Let's just say it: The profession of accounting has become very trying when it comes to income tax season. If it wasn't enough that 2020 brought unprecedented changes to tax laws and filing deadlines, the upcoming 2021 tax season has some major new hurdles. Covid-19 has changed the landscape of many types of businesses, but accountants are especially affected.
In an article from Accounting Today discussing the 2020 tax season, Mark Steber, chief tax information officer at Jackson Hewitt, said it was one for the record books. Some of the factors that created confusion in 2020 were changing deadlines, changing rules for retirement plan distributions, the myriad programs offering loans, stimulus payments, teleworking nexus issues, and, for many taxpayers, just finding a preparer to prepare their return.
“The moving deadlines were a surprise to everyone,” agreed Dina Pyron, global head of EY TaxChat. “It created confusion for taxpayers, especially where the federal and state deadlines didn’t match up.”
Pyron noted a disconnect between the excitement over the economic impact payments and the refund-due taxpayers who waited till the last weeks to file their returns: “People were clamoring for their stimulus payments, but often neglected to file early to get their refund. Statistically, about 70 percent of filers had at least a $3,000 refund due on their return, but with the filing deadline pushed back to July 15, they put off getting their refunds. With the IRS also on lockdown, it would have been to their advantage to filing as soon as possible.”
As a result of what has happened in 2020, the 2021 filing season will usher in new complexities, according to Pyron. “The 2021 filing season will be unprecedented,” she predicted. “First, many accountants may not be aware that the extra $600 a week in unemployment benefits people receive will be taxable. The stimulus is not taxable, but unemployment is taxable.”
“The ability to withdraw up to $100,000 from a 401(k) or another retirement plan without the 10 percent early withdrawal penalty is a huge development,” she said. “You still have to pay tax on the withdrawal, but it can be spread over three years. Or you can pay back the plan for over three years. So if you took out $100,000 this year you have to put back one-third of it by Dec. 31, 2020, or pay the tax on one-third of it by next April 15 [assuming the filing deadline reverts to its traditional date]. A lot of taxpayers will get a Form 1099 from their plan administrator, and not be aware that they can pay it back over three years.”
“Many taxpayers left their home state, went virtual, and now think they’re residents of a different state,” Pyron said. “Each state has different rules, but it can be hard to break the residency hold of a state. New York is even refusing to waive the taxability of first responders who volunteered to come on a temporary basis from other states to help out with the expected surge in area hospitals.”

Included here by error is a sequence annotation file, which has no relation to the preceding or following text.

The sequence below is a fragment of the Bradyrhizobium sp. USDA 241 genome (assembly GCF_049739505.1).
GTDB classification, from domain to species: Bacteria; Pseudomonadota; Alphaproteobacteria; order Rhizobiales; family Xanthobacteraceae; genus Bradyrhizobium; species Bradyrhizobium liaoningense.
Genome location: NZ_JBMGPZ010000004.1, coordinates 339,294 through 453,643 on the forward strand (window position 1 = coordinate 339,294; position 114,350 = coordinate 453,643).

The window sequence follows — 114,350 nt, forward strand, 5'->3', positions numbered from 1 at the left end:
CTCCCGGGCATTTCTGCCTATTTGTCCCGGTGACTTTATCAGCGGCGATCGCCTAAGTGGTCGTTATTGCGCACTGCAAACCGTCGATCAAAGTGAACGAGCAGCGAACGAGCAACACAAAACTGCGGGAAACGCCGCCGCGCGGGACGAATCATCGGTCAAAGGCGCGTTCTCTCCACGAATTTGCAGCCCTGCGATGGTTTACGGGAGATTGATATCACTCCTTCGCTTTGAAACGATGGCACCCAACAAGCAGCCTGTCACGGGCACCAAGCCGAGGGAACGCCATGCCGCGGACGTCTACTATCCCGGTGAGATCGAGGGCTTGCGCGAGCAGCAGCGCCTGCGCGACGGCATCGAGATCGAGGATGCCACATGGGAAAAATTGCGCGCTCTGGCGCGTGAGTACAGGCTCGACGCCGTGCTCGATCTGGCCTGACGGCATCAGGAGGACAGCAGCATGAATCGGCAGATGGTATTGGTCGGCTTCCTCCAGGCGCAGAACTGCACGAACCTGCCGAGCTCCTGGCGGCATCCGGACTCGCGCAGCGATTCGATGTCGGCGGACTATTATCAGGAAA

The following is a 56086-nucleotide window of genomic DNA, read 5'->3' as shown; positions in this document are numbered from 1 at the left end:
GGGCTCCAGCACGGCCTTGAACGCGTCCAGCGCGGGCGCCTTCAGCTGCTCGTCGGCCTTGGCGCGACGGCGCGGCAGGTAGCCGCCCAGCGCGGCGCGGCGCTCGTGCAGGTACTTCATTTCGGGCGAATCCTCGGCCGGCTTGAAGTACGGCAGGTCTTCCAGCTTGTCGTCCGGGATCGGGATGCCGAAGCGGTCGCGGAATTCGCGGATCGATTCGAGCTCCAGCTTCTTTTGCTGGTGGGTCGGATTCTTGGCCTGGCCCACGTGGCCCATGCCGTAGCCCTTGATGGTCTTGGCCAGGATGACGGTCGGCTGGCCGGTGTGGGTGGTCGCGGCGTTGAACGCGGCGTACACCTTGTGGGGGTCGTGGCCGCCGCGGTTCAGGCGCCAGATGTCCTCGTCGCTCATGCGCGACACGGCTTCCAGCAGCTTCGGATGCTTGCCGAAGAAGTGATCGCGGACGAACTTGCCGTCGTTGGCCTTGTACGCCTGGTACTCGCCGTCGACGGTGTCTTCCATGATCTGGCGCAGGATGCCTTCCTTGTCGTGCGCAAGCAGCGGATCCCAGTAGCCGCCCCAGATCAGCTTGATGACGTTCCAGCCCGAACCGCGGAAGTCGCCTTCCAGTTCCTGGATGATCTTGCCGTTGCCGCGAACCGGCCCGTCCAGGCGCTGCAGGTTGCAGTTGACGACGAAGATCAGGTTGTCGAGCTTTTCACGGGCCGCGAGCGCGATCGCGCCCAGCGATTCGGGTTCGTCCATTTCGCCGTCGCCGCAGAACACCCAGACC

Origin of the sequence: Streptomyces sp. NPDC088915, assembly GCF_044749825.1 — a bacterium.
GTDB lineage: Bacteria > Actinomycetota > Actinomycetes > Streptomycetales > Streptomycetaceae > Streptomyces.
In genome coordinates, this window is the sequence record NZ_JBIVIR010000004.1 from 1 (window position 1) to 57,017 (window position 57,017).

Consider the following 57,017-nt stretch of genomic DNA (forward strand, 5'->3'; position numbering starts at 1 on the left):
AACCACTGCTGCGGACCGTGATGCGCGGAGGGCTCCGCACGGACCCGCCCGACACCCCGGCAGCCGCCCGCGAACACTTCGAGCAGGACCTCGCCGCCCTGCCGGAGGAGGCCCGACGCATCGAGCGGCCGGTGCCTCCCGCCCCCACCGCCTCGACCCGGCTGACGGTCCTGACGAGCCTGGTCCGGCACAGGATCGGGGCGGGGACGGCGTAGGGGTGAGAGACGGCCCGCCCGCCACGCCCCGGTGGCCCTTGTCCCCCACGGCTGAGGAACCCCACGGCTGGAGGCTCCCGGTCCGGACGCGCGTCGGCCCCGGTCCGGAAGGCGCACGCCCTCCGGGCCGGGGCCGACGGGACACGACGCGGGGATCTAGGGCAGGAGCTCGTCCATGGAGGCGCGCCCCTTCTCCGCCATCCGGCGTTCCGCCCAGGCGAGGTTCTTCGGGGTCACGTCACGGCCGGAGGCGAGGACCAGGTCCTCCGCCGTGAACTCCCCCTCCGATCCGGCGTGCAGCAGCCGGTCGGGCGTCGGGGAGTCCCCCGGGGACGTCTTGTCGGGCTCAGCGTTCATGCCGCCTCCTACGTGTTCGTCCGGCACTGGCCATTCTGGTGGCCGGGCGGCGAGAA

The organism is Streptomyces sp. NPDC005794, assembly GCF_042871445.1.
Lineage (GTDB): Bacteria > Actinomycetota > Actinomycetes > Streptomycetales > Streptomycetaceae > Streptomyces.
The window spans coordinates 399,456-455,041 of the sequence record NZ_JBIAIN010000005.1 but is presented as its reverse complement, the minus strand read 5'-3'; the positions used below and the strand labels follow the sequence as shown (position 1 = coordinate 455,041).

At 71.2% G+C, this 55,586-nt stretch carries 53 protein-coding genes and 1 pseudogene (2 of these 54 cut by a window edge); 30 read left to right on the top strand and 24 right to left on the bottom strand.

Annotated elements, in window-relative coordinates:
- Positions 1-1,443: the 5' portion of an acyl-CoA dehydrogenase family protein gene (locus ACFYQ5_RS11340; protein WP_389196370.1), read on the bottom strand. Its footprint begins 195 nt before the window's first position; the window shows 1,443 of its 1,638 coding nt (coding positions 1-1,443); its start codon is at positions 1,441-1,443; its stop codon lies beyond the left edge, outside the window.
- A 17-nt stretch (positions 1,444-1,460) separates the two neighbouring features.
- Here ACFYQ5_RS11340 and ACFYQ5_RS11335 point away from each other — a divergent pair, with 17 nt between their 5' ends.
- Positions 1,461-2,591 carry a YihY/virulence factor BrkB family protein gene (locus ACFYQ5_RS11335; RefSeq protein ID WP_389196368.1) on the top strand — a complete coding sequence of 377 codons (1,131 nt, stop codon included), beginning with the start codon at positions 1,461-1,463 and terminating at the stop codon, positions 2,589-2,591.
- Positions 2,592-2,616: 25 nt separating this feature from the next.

Roger Harris of Padgett Business Services sees two lessons the pandemic taught the accounting profession.
“First, we learned through all of this what our real value is to our clients, and it’s not in compliance, it’s in our advice. Our clients were a lot more concerned with getting help in the loan and forgiveness procedures than in getting their taxes done,” he said. “We’ve known that our industry has been moving in this direction, and COVID-19 has pointed that out — I hope we don’t forget it when the pandemic is over.”
“Second, I think we all learned how to work remotely,” he continued. “Either we had the technology in place to do this, or we got it in place. We learned that working remotely has some benefits and we should take advantage of those benefits going forward.”
To help accountants navigate the challenging 2021 tax season, Accounting Web is offering a free downloadable handbook, The 2021 Tax Season Survival Guide.
Created by EA Susan Tinel, who has authored several practical tax planning content efforts, and runs a successful tax practice, and Randy Johnston, who provides a vetted list of essential tax season tools.
The guide itself dives into the technical tax and accounting challenges that all firms need to be familiar with. It also includes a checklist to ensure that firms have the systems, plans, and processes in place to ensure a smooth and safe tax season. Finally, there is a directory of the key product categories commonly used by firms to make tax season more efficient.
The software sectors included in the guide compiled by Randy Johnston, cover all areas of technology including document management, practice management, and workflow, hosting, automation, and of course, core tax software options.
Accounting professionals are more than equipped to deal with change and the MoneyThumb team is confident you will get through the 2021 tax season. We also firmly believe that any bit of advice and direction will help. We wish you a very successful rest of the year and the 2021 tax season! The free guide can be downloaded here.